- Playing the Moldovans at Tennis (I didn't read this one, but watched the film)

And talking about books, I donated one to the Jewish Cultural Institute in Porto Alegre, my hometown in Brazil. The book is from Ihil Shraibman which I acquired in my last trip to Moldova entitled "Creation and love: short stories." It is a rarity, and even more so in Latin American lands. Ihil passed away in 2005 and was the last Moldovan Yiddish writer. His books tell stories about the old shtetls, but were never translated into English, therefore remain only for Hebrew/Yiddish/Russian speaking audiences. What secrets these books may be holding from us...?

Ihil Shraibman and one of his books

I also made another donation recently: Mamaliga Blues is traveling to Israel on very particular hands. Rabbi Daniel Pressman is taking a bunch of kids to Poland to the renowned March of the Living event. Afterwards, they all go to Israel and, amongst many other things, visit the amazing Yad Vashem museum. And what better hands to take the film to its Visual Center than Pressman and his pupils? I feel honored that the film's DVD is in their hands in such a fine mission. The DVD will be in the Yad Vashem's Visual Center's archive for anyone to watch it. 
The Yad Vashem, in Jerusalem

These donations are a tiny bit of what I can do to help disseminate Bessarabia’s Jewish History and culture. It's a meaningful experience to me. As it were many things that happened in the past. I was remembering my 2 trips to Moldova, the Mamaliga Blues' screenings I presented and all the wonderful people I met, and it occurred to me that some of what I experienced didn't seem important or was mundane at the time. And it's only now, months or even years later, that some of these experiences revealed themselves with full of meaning and importance.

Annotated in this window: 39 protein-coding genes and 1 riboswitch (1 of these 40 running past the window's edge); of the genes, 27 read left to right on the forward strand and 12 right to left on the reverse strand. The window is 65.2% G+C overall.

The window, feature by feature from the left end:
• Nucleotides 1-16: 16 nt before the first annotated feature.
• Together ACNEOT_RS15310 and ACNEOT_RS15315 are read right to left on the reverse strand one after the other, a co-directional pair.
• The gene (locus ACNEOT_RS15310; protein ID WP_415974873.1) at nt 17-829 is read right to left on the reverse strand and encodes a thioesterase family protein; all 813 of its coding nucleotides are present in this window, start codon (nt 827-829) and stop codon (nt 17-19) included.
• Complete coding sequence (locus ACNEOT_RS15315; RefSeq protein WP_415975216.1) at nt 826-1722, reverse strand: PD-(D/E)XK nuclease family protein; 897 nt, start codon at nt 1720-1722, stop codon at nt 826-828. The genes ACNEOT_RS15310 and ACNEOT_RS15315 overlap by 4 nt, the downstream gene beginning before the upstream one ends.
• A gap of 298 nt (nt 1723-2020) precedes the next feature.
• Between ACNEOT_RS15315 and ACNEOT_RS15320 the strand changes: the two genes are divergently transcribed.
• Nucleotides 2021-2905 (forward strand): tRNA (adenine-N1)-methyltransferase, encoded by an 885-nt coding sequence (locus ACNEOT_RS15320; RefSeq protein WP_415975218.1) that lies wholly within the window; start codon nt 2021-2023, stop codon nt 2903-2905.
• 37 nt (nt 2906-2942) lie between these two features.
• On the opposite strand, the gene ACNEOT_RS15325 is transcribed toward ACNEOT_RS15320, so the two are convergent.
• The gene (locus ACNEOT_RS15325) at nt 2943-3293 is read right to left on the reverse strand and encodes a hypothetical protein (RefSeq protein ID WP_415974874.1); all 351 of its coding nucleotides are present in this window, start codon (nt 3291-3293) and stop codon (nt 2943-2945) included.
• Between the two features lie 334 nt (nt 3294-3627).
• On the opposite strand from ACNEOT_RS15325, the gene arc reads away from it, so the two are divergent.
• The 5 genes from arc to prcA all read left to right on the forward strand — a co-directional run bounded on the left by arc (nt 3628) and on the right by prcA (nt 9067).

What I want to say is that be mindful of the people you meet. Something you live, a regular happening that nobody would care or a person that you barely talked to - later on these can come back and turn into something very important to you. And although only time could tell, you can still do your part and keep in your heart and mind the little happenings of daily life.

Sunday, February 1, 2015


Mamaliga Blues toured around a few cities in the US and the screenings were so inspiring that I decided to dedicate a post about them. It was not only because we shared an exhibition date with Nancy Spielberg (yes, HIS sister) or that I was interviewed on Miami local TV that made it all  so unique and special. It was the people in the audience I met between December and January that made the 9 years of producing the documentary worthwhile. The crowd was diverse: students, genealogists, Moldovans, Brazilians, Americans, Colombians, Canadians, Equatorians, film lovers, artists, Jewish and non-Jewish. 

Here are some interesting things learned during the screenings:

- first of all, an unknown fact to me: one of the audience members told me there is a town called Mamaliga in Ukraine, bordering Moldova. What are the odds...?
- I met a Colombian lady with ancestry in Moldova as well. After watching the film, she told me she was the first cousin of one of the people we interviewed and, moreover, said that her grandmother was the first girlfriend of Sioma Tolpolar, my cousin. 
- There was also a Peruvian gentleman who said, after chatting for a while, "you know, I think you are in my genealogical tree"
- In New York, after the film played, one Moldovan lady said her neighbors were Tolpolars and is supposed to get me their contact information
- In the same screening, another Moldovan made an assumption on the reason why my great-grandparents were not buried in their hometown or closer to it. She said that in the 30's, the situation for the Jews was especially difficult and it could be possible that the sinagogues were being disconnected, as well as the Rabbis moving to other more Jewish populated cities. So the burial services were being largely suspended.
- yes, some did cry, but I was surprised with the fact that a non Jewish lady came to me apologizing for what her Moldovan fellows had done to the Jews during World War II.
- And lastly, one man revealed that a boy shown in one of the many archival photos, was actually his father.

So we, Bessarabers, may be a few, but we are very much connected. And the screening room can be a communal space where people share stories and try to find closure. The sense of being around people like you, with the same roots or interests, made me feel a bit hopeful about the future. Knowing about your history and keeping memory alive gives you perspective but also bears responsibility of relaying it to the young/next generation. As long as there are people who understand this, we are not alone - at least for now.